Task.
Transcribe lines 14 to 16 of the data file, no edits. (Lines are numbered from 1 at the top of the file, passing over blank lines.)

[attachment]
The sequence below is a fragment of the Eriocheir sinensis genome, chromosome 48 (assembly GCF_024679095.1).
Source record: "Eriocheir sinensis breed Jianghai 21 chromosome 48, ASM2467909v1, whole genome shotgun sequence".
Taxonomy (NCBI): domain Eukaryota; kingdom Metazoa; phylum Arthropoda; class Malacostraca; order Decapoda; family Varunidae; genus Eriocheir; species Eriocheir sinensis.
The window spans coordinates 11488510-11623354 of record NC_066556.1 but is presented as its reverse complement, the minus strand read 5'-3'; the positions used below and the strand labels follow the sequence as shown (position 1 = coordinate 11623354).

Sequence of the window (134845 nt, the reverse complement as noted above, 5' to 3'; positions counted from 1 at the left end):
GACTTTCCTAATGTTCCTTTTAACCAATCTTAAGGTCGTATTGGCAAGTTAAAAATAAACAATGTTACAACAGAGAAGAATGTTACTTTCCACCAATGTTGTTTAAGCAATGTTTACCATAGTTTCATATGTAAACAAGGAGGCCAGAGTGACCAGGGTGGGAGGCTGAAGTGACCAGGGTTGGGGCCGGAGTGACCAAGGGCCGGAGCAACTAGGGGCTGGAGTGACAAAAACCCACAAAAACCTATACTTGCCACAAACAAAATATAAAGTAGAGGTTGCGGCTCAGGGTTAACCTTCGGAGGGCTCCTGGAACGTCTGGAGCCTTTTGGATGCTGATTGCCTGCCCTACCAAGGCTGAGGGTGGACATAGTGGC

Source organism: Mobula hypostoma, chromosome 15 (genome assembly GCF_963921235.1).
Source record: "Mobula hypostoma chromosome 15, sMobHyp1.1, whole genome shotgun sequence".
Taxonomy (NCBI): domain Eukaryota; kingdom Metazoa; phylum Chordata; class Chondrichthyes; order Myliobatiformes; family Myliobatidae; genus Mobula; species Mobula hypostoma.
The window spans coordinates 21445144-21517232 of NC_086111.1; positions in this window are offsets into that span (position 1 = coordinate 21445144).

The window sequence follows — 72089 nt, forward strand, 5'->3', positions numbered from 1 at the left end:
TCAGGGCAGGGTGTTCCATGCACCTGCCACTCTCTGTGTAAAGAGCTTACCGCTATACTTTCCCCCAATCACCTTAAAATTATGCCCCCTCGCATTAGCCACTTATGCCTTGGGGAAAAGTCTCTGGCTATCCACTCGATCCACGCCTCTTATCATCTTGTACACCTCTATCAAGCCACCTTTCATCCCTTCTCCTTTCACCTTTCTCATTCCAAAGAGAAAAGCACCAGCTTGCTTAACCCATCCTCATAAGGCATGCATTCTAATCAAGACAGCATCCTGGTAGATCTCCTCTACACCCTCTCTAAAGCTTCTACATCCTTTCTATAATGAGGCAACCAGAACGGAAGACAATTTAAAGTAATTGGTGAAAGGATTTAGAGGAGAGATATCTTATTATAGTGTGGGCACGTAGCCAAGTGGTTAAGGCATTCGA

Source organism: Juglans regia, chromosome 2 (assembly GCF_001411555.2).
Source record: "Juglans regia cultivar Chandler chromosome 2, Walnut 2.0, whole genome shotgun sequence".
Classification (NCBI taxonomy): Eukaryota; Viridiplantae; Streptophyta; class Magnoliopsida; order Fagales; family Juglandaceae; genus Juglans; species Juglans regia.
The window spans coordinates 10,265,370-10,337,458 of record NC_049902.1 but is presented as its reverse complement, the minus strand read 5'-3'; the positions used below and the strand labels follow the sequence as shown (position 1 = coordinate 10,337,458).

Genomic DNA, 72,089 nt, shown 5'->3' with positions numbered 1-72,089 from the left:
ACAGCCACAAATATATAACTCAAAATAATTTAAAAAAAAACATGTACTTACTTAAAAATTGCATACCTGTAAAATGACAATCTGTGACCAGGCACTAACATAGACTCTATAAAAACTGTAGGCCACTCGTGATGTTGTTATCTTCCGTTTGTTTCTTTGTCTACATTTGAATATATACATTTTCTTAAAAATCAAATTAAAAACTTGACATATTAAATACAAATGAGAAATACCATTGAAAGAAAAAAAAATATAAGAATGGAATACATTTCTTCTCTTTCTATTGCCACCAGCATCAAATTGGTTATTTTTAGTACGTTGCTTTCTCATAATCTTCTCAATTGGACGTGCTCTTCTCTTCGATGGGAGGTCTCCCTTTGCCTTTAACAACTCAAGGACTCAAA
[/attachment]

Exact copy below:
Source record: "Juglans regia cultivar Chandler chromosome 2, Walnut 2.0, whole genome shotgun sequence".
Classification (NCBI taxonomy): Eukaryota; Viridiplantae; Streptophyta; class Magnoliopsida; order Fagales; family Juglandaceae; genus Juglans; species Juglans regia.
The window spans coordinates 10,265,370-10,337,458 of record NC_049902.1 but is presented as its reverse complement, the minus strand read 5'-3'; the positions used below and the strand labels follow the sequence as shown (position 1 = coordinate 10,337,458).